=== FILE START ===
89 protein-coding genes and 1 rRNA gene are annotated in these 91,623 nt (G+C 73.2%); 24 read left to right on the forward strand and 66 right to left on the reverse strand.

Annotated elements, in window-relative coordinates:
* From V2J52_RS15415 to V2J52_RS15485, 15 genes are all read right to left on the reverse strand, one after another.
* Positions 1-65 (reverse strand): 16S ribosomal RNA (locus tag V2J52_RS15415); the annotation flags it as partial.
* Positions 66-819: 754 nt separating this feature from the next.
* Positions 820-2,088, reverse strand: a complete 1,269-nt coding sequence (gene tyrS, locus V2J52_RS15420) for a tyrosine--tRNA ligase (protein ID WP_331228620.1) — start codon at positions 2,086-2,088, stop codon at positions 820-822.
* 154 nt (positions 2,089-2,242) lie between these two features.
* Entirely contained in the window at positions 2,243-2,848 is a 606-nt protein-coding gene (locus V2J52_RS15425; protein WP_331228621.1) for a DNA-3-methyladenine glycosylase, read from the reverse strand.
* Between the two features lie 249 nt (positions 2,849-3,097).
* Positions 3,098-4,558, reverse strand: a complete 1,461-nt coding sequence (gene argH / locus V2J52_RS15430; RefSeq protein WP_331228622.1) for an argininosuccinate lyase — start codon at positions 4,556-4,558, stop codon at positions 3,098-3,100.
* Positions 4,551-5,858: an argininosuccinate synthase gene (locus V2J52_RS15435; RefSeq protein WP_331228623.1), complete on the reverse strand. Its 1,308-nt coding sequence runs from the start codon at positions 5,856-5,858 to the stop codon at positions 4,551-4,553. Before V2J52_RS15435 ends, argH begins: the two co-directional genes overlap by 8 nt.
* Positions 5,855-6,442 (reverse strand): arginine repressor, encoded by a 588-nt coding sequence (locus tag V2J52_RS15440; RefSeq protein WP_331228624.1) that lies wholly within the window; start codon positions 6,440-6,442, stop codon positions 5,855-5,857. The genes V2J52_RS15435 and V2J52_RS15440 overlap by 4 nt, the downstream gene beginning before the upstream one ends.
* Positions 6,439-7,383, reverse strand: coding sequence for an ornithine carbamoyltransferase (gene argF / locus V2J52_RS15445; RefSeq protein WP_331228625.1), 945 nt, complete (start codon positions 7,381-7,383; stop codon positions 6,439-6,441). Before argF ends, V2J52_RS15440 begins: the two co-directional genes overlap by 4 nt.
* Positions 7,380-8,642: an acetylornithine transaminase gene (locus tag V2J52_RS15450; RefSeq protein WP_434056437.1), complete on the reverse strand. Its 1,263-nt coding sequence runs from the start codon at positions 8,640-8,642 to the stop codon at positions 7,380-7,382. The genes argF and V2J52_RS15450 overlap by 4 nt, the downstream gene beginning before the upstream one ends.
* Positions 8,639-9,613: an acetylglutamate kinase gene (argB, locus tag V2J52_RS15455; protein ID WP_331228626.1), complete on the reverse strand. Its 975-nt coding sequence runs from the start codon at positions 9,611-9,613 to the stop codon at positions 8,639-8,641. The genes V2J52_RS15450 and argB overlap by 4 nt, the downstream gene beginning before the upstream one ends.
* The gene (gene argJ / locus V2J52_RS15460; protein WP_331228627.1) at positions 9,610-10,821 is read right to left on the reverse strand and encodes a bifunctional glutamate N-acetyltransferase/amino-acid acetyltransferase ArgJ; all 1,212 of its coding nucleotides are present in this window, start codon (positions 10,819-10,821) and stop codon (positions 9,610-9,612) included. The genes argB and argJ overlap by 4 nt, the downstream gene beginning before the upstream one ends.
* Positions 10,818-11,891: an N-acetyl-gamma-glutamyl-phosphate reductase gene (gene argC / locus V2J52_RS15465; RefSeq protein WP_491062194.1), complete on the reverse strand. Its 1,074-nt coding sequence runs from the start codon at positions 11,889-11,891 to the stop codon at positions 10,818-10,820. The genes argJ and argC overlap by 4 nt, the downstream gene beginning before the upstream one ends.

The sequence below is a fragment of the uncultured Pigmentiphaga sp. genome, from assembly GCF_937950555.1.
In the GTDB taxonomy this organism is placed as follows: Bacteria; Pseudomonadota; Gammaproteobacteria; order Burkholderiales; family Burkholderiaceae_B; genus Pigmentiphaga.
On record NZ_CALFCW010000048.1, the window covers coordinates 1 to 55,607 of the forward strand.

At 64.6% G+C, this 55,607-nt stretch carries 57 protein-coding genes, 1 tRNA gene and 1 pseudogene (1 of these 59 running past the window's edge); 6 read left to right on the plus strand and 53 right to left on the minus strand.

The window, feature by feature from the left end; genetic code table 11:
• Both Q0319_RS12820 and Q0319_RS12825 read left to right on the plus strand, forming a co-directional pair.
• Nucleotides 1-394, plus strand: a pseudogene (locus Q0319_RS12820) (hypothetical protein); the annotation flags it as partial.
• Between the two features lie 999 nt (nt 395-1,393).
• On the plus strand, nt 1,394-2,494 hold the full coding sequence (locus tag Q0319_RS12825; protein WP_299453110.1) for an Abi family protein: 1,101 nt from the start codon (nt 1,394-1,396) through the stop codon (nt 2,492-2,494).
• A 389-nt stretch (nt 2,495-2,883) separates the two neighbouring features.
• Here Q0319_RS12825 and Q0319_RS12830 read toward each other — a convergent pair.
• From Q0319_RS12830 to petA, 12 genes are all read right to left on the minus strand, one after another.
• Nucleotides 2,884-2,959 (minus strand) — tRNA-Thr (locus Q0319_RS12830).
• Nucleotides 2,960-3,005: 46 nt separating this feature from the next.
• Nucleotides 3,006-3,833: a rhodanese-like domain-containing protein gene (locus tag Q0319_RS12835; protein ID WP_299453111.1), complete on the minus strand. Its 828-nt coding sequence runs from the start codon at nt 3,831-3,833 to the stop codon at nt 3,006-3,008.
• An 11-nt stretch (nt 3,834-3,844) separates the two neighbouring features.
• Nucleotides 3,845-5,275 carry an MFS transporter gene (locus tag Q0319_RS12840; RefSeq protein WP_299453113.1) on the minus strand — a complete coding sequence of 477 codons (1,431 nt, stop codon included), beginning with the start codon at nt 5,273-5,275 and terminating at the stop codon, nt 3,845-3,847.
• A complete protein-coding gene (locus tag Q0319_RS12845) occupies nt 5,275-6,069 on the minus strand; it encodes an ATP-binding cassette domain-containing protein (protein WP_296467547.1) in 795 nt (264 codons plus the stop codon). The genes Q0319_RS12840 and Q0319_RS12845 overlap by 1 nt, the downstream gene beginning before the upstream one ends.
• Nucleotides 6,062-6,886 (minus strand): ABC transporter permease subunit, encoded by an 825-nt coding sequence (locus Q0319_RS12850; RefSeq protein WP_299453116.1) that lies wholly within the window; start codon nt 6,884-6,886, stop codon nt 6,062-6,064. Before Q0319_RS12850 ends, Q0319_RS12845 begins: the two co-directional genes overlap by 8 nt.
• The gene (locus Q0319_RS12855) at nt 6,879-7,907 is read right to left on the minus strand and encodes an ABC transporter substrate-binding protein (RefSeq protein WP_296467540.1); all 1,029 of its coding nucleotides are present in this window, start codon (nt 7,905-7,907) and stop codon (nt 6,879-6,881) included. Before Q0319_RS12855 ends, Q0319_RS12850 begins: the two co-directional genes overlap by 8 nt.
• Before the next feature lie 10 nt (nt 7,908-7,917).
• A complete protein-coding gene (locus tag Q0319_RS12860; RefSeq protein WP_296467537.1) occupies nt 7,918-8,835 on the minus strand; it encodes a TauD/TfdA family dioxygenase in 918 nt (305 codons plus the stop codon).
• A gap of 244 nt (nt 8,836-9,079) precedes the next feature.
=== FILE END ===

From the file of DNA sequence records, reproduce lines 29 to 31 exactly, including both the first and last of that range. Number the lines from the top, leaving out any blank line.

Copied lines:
• From Q0319_RS12830 to petA, 12 genes are all read right to left on the minus strand, one after another.
• Nucleotides 2,884-2,959 (minus strand) — tRNA-Thr (locus Q0319_RS12830).
• Nucleotides 2,960-3,005: 46 nt separating this feature from the next.